A Wiki-like Overview

The Planck length, base-2 exponential notation, and nesting geometries

Please Note:  These pages have been a work-in-progress since March 2012 when it was first submitted to Wikipedia.  It was publicly posted within Wikipedia for a few weeks in April (that original can still be accessed within the Wikipedia discussions); but by the first week of May 2012, it was deleted as “original research” because there were no scholarly articles from published academic journals “per se” regarding the integration of base-2 exponential notation, nested geometries (combinatorics) and the Planck Length.

The editors within Wikipedia require scholarly attributions. Wikipedia is an encyclopedic reference and those primary references protect the integrity and quality of their published articles. So now, we are attempting to prepare these pages to be read by scholars as well as students. To date, none of these pages have been formally engaged by a senior editor. Some of this writing has been influenced by students, teachers, other interested thinkers, and by faculty within universities and institutes.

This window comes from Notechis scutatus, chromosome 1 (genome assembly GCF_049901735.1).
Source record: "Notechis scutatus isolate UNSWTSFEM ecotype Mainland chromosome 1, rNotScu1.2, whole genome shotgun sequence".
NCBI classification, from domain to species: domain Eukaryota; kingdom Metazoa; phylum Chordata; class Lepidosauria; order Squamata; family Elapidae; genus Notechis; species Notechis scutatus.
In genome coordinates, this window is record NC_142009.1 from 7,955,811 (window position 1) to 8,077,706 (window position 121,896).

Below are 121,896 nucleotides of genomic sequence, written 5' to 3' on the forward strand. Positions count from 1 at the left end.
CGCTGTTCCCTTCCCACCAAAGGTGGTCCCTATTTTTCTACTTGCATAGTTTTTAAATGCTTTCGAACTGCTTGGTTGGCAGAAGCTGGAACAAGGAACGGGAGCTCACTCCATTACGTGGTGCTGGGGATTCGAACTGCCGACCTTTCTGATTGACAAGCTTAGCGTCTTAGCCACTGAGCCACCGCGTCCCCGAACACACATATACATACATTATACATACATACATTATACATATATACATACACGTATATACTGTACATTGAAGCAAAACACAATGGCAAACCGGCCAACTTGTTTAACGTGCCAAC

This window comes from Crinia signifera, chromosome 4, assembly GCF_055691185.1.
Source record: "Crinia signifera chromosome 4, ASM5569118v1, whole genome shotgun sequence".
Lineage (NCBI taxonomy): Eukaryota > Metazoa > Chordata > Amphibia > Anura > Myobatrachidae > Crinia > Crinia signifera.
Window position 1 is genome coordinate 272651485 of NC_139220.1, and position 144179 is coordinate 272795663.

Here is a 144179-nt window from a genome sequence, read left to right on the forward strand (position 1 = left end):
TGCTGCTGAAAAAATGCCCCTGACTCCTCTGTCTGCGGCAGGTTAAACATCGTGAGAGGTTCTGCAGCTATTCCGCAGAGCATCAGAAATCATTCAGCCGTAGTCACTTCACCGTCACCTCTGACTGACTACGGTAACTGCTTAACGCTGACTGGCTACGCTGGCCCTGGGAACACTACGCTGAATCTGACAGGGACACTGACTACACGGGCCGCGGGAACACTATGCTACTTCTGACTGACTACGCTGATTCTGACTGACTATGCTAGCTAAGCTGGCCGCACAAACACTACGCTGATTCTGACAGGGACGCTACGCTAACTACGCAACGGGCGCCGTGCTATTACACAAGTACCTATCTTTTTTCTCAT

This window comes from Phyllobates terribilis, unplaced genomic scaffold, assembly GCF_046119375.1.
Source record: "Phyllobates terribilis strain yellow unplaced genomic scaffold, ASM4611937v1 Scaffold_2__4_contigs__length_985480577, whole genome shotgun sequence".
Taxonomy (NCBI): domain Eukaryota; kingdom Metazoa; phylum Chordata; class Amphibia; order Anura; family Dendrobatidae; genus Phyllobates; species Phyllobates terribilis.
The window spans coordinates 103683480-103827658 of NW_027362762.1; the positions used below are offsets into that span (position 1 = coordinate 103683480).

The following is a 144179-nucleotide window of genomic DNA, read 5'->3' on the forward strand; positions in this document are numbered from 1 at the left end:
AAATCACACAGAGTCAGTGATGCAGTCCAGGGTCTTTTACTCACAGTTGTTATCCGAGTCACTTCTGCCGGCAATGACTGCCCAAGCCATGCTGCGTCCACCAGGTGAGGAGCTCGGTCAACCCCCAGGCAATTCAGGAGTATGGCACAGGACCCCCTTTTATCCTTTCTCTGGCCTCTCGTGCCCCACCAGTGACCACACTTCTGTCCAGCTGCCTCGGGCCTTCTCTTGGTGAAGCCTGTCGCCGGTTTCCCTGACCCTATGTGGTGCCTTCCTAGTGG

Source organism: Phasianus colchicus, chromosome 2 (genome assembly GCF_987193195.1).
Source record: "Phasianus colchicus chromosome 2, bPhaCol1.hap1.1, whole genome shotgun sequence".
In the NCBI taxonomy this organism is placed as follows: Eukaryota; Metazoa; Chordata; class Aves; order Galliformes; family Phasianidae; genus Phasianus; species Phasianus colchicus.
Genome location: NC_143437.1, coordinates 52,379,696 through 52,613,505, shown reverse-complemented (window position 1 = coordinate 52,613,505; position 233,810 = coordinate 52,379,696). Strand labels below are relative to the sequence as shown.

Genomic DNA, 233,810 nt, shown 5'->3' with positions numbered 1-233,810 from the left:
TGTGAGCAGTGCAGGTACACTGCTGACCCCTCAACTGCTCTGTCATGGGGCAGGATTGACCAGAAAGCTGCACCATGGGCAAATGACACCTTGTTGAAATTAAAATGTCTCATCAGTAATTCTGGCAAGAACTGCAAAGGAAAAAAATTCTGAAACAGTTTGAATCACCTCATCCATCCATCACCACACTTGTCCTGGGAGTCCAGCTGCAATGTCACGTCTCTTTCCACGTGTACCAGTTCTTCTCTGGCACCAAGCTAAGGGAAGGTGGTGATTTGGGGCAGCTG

My name is Bruce Camber and I take full responsibility for all the mistakes of any kind.  Please let me know when you find one (even if you believe it is not even wrong.)  Please! Many of the embedded links go to Wikipedia articles. Others go to their source page.  Here are links to the simple base-2 calculations for notations 1-to-206, an initial overview, a March 2013 analysis.  Also, this work has roots with a a 1979 display project at MIT with 77 leading living scholars at that time.                                 ____________________________

On measuring the universe using Exponentiation, the Planck Length and the Powers-of-Two.